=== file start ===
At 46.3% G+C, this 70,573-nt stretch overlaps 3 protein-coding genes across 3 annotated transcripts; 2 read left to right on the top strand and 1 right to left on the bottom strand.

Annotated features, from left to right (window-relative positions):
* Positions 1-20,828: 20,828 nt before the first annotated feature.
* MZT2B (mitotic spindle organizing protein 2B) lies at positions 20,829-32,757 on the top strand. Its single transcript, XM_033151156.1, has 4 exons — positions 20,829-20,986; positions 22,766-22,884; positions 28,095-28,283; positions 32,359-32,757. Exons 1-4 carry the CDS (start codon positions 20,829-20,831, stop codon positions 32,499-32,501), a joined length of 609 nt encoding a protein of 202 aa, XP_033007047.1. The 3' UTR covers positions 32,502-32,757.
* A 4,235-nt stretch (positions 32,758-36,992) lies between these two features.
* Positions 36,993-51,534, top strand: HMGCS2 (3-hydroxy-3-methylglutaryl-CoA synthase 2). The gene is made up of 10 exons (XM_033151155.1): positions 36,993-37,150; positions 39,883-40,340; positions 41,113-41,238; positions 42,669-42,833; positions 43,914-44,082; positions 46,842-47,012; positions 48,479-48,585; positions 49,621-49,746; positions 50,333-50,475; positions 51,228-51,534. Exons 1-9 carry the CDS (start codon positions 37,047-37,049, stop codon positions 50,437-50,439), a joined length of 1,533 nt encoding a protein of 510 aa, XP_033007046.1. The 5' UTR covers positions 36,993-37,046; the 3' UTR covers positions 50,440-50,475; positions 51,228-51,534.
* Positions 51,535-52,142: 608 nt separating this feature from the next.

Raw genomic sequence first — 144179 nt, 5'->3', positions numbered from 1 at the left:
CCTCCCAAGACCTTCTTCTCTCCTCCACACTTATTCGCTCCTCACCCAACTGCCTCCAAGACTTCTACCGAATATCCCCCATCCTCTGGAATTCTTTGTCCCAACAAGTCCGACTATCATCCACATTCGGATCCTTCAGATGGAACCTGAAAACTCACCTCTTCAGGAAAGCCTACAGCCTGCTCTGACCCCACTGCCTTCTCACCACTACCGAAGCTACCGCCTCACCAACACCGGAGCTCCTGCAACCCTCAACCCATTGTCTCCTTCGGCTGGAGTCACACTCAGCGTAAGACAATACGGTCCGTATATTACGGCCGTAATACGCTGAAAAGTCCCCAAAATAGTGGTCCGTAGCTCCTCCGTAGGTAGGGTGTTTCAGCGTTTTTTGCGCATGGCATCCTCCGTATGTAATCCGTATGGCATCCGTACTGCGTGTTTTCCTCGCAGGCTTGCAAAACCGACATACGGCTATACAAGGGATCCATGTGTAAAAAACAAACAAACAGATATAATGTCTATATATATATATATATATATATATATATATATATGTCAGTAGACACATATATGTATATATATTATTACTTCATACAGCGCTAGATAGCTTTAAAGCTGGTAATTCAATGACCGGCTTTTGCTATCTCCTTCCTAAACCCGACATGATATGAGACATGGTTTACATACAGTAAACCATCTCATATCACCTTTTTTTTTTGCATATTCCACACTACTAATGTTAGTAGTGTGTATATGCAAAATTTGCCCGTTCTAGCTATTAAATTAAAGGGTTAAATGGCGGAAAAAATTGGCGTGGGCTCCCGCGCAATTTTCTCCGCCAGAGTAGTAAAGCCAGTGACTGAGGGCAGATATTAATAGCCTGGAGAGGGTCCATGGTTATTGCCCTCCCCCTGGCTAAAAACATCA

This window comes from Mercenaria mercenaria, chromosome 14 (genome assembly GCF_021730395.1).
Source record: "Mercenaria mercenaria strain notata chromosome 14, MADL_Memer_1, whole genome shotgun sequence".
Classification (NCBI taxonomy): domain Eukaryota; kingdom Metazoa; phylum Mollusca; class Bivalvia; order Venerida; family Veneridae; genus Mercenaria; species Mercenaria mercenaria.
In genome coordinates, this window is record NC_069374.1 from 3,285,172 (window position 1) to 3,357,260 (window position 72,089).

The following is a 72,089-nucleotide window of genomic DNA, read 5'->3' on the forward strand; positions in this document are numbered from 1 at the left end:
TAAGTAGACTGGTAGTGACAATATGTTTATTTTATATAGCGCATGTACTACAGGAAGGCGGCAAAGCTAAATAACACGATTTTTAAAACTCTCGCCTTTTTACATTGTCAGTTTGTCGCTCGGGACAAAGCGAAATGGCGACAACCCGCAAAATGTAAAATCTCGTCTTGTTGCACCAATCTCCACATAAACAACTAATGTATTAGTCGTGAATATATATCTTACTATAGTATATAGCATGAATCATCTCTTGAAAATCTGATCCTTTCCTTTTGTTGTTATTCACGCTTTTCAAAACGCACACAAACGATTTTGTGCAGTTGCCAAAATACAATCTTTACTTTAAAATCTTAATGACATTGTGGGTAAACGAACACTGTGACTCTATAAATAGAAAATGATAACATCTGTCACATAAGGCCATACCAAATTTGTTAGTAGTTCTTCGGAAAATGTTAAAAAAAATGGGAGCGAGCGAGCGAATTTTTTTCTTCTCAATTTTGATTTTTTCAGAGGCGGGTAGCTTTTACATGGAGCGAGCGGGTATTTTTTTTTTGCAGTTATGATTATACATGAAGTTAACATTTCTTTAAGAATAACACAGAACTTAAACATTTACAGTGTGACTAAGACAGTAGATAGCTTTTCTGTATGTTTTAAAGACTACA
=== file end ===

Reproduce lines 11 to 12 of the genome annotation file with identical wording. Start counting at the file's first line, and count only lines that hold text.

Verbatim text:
Source record: "Mercenaria mercenaria strain notata chromosome 14, MADL_Memer_1, whole genome shotgun sequence".
Classification (NCBI taxonomy): domain Eukaryota; kingdom Metazoa; phylum Mollusca; class Bivalvia; order Venerida; family Veneridae; genus Mercenaria; species Mercenaria mercenaria.